Charles S. Peirce
Chap. 4 (-----draft)
MS 196 (Robin 369): Writings 3, 35-37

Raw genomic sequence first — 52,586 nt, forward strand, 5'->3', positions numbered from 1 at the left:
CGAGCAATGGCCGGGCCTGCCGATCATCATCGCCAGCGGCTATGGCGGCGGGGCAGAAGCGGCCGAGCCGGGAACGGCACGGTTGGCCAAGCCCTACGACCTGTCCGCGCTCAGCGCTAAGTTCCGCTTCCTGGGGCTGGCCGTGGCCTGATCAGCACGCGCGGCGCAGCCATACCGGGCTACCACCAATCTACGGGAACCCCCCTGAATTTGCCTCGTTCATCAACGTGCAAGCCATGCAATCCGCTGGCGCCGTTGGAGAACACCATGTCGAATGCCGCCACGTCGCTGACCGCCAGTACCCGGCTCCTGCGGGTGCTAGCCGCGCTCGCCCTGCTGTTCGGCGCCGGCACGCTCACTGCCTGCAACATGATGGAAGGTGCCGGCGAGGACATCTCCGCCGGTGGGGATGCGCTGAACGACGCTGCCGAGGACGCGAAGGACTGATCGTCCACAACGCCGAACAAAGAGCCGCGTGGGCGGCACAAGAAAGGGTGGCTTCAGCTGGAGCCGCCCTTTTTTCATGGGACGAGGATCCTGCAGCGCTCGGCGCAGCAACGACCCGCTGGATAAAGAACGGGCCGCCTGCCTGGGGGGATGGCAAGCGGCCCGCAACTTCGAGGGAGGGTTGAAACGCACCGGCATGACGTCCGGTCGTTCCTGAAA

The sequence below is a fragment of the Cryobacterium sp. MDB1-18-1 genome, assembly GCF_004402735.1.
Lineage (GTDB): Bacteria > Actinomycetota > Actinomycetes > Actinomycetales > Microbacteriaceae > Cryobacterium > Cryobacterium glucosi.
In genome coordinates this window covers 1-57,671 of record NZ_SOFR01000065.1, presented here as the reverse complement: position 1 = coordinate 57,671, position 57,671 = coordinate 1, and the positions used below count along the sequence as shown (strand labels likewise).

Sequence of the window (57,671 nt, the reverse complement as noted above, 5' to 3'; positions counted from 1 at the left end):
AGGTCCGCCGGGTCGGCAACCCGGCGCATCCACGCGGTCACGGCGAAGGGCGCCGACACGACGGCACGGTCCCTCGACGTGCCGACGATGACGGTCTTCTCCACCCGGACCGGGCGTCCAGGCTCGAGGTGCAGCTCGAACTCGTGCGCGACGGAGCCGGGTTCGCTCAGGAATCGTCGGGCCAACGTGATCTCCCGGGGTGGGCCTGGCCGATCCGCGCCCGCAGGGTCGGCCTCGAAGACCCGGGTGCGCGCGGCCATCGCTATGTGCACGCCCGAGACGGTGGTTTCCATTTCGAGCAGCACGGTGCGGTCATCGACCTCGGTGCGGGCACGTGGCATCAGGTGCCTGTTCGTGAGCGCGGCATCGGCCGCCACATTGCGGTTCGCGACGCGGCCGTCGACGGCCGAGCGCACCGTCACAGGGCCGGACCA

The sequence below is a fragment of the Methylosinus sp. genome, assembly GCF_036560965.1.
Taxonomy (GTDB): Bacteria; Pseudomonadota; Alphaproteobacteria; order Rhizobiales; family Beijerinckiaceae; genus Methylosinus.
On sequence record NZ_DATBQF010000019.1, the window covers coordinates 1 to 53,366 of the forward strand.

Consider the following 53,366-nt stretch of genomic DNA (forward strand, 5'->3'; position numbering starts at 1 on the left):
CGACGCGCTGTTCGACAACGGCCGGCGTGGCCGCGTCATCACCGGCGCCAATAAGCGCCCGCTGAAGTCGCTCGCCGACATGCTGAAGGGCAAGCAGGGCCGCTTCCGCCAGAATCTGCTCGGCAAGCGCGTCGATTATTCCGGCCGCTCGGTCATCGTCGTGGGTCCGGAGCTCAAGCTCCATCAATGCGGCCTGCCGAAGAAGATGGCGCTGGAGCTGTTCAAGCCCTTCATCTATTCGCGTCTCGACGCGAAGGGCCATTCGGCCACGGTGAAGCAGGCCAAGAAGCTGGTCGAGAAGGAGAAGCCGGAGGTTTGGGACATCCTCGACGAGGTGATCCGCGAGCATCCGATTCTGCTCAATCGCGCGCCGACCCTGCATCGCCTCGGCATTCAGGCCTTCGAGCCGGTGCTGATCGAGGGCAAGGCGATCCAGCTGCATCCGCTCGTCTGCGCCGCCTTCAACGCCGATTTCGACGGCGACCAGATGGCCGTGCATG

It is the business of the logician to study the nature of the fourth method of inquiry and to discover the rules for conducting it with success. The whole subject will in the exposition of it here offered to the reader be divided into three parts. The first shall treat of the essence of investigation in general, by whatever mind it is conducted and to whatever subject it is applied. The second shall treat of those maxims of investigation which become necessary owing to the peculiar constitution of man in his senses, and his mental nature. The third shall give some slight outline of the special methods of research which are applicable in the different branches of science, and which arise from the peculiarities of the matter investigated. In this first part then we have, broadly speaking, nothing to do with the nature of the human mind. Only as there are some faculties which must belong to any mind which can investigate at all, these must come under our consideration. All inquiry, for example, presupposes a passage from a state of doubt to a state of belief; and therefore there must be a succession of time in the thoughts of any mind which is able to inquire. In the fourth method of inquiry a certain predetermined though not pre-known belief is sure to result from the process; no matter what may have been the opinion of the inquirer at the outset. It follows that during the investigation elements of thought must have sprung up in the mind which were not caused by any thought which was present at the time the investigation was commenced. Such new ideas springing up in the mind and not produced by anything in the mind, are called sensations. Every mind capable of investigation must therefore have a capacity for sensations. But were all thoughts of this kind investigation would be almost an involuntary process. We might will to investigate but we could not change the course which investigation should take. There would therefore be no distinction between a right and a wrong method of investigation. Now we have seen in the last chapter, that such a distinction is essential to the 4th method of inquiry and is, in fact, the only thing which distinguishes it from the third. There must be thoughts therefore which are determined by previous thoughts. And such a faculty of producing thoughts from others must belong to every mind which can investigate. Without a succession of ideas in time it is clear that no reasoning is possible. I shall proceed to show that without it and without the determination of one idea by another no thought in any proper sense of the word is possible. We may grant (what we shall hereafter see is only true in a limited sense) that without any succession of ideas we may have a feeling and this feeling may be peculiar and distinguishable from other feelings. Furthermore such a feeling may have a power of producing new feelings on appropriate occasions, in such a way as to give it an intellectual signification. For example we may have a feeling which may so affect subsequent feelings that when we see a cloven-hoofed animal we imagine him chewing the cud. And then there is no objection to our saying that the first feeling which had the effect of making us when we saw the animal which was cloven-hoofed think of his chewing the cudto our calling that feeling a thought. But in itself it is not a thought. For this principle I take to be axiomaticalThat a feeling is nothing but what it is felt to be at the time that it is present to the mind. Any effect which it may have upon subsequent thought, is a fact relating to our mental constitution but is not a character of the feeling in itself as it exists when it is felt. If a feeling could feel itself to have such a relation to other feelings the case would be different. But in point of fact apart from the succession of time, a feeling has no relation to any other. What is it for example to say that one feeling is like another? A feeling is nothing but what it is felt to be and unless the one feeling is felt in feeling the other its likeness to that other is not felt in feeling that other. And therefore in themselves they are not alike. Nor ??? them should they be felt to be alike. They must be brought together in some third feeling and compared. But a feeling cannot exist except in the passing moment in which it does exist. In the ??? feeling neither of the others is present but only something or other which stands for them. Apart from this succession of feelings therefore and as they exist in themselves at the moments they are felt feelings have no likeness nor unlikeness. It is the same if one feeling is said to be more intense than another, or to have any sort of relation to another. So if I say that my state of feeling at any moment, consists partly of sensations of sound and partly of sensations of color this presupposes the classifications of feelings as sound feelings and color feelings which classifications already suppose likenesses between them. And these likenesses cannot themselves exist apart from the succession of time. ??? though feelings cannot be analyzed into other feelings without introducing conceptions belonging to the production of one feeling from another. In themselves then feelings have no parts. Nor can my state of feeling at any instant be said in itself to consist of two different feelings. But every feeling in itself is unanalyzed and absolutely simple.